Chicago Neighborhood Opportunity Fund logoMayor Rahm Emanuel announced that applications for $2.5 million in Neighborhood Opportunity Fund grants will be available starting today. Launched earlier this year, the initiative generates funding from downtown development projects to support neighborhood commercial corridor growth on Chicago’s south, southwest and west sides.

“This second round of investments will support even more neighborhood entrepreneurs on Chicago’s south, southwest and west sides,” Mayor Emanuel said. “By linking growth downtown directly to growth in our neighborhoods we can create jobs and new community amenities and ensure the entire city of Chicago thrives for generations to come.”

The applications will be available at and are due on Dec. 22, 2017.

In June, the Mayor announced the first round of $3.2 million in funding through the program, which is going to 32 businesses across the city, including a vegan restaurant in Chatham, a plant nursery in North Lawndale and an art gallery in West Humboldt Park.

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With Labor Day quickly approaching, many families will enjoy one last poolside outing before summer ends. Unfortunately for nervous swimmers, while the iconic music from the 1975 film Jaws can be unnerving, giant human-eating sharks aren’t the only things to worry about when heading out for a dip.

In the past couple of years, the Centers for Disease Control and Prevention (CDC) have identified two public health and safety concerns with swimming pools:

   - Chemical safety and related harm from chemicals used in maintaining pools
   - Outbreaks of illness (e.g. diarrhea) due to different germs that may be present in water.

Pool Chemicals:

Chemicals are added to pool water (e.g., chlorine or bromine) to kill disease-causing germs, maximize the efficacy of the disinfection process (e.g., pH control), improve water quality, stop corrosion and scaling of equipment, and prevent the growth of algae. However, pool chemicals can also lead to injury when mixed improperly or when appropriate personal protective equipment is not used during handling.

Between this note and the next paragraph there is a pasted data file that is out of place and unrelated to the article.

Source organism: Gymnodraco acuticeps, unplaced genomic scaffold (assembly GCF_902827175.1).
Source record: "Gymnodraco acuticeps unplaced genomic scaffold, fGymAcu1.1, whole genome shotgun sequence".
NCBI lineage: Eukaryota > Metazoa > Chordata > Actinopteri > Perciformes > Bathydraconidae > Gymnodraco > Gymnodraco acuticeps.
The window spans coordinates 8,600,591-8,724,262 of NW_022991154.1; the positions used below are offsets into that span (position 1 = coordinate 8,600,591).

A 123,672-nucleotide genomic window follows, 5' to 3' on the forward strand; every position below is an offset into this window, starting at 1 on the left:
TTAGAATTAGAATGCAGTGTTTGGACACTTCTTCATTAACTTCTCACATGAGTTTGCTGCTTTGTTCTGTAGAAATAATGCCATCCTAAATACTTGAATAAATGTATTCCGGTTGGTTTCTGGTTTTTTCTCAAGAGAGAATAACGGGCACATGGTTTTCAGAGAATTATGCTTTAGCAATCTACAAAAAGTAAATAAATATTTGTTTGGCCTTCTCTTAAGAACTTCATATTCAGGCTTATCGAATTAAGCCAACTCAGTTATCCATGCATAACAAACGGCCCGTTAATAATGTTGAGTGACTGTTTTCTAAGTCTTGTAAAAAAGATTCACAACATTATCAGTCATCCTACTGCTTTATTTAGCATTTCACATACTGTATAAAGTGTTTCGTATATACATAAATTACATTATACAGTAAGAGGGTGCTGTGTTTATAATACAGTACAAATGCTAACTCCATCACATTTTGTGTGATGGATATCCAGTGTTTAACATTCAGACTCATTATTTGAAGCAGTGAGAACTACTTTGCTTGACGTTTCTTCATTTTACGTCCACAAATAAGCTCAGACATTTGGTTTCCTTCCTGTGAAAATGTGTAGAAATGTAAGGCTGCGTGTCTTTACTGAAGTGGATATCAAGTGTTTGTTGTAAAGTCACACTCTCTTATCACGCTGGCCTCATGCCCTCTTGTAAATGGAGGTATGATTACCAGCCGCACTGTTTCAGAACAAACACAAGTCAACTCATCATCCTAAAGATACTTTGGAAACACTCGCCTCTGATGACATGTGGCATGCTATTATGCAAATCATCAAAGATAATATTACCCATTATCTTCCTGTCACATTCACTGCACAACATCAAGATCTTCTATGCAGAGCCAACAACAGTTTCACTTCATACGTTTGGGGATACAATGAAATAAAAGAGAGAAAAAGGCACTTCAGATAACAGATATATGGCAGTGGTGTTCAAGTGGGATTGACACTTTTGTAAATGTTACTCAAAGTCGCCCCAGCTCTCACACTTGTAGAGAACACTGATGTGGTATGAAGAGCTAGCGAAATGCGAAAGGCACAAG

Injuries due to pool related-chemicals are not uncommon. In the first six months of 2017—which doesn’t even count the height of summer—the IPC managed 70 cases related to pool chemicals, the vast majority from inhalational issues causing coughing, wheezing and shortness of breath, or from ocular exposures with potential chemical burns.

The CDC has the following recommendations for pool chemical safety:

Educate Yourself about Pool Chemical Safety

   - Complete appropriate training or education for use of chemicals
   - Read the entire product label or Material Safety Data Sheet (MSDS) on the product, and know what it is for, how to use it safely and hazardous effects

Store Pool Chemicals Safely

   - Secure chemicals away from children and pets
   - Store chemicals as recommended by manufacturers
   - Protect stored chemicals from mixing or getting wet
   - Respond to pool chemical spills immediately
   - Keep chemicals in their original containers

Use Pool Chemicals Safely

   - Use appropriate safety gear such as gloves, safety goggles or glasses and a mask
   - Handle chemicals in well-ventilated areas
   - Open one product container at a time, and close it before opening another container
   - Minimize dust, fumes and splashes of chemicals
   - Measure carefully
   - Never mix chlorine products with acids, as this can create toxic chlorine gas (a war agent used in trench warfare during World War I)
   - Never mix together different pool chemicals or any other substance

Recreational Water Illness (RWI): Infectious Disease:

Besides pool chemical injury, incidents of infectious diarrhea from pool water may be increasing. Swimming-related outbreaks are reported to CDC and are usually caused by diarrheal germs like Crypto (short for Cryptosporidium), Giardia, Shigella, norovirus, and E. coli O157:H7. Crypto outbreaks linked to swimming are increasing and are particularly hard to control because the germ is not easily killed by chlorine.

The CDC recommends that those with diarrhea refrain from swimming. Just one diarrheal incident in the water can release millions of germs. If someone swallows a mouthful of this water, it can cause diarrhea that lasts up to three weeks.

When heading to the pool this summer, several simple steps can protect you, your family and friends from germs that cause diarrhea:

   - Don’t let children swim when they have diarrhea
   - Don’t swallow the water
   - Shower before you get in the water, since rinsing off in the shower for just one minute helps get rid of any germs that may be on your body
   - Take kids on frequent bathroom breaks
   - Check diapers, and change them in a bathroom or diaper-changing area–not poolside–to keep germs away from the pool


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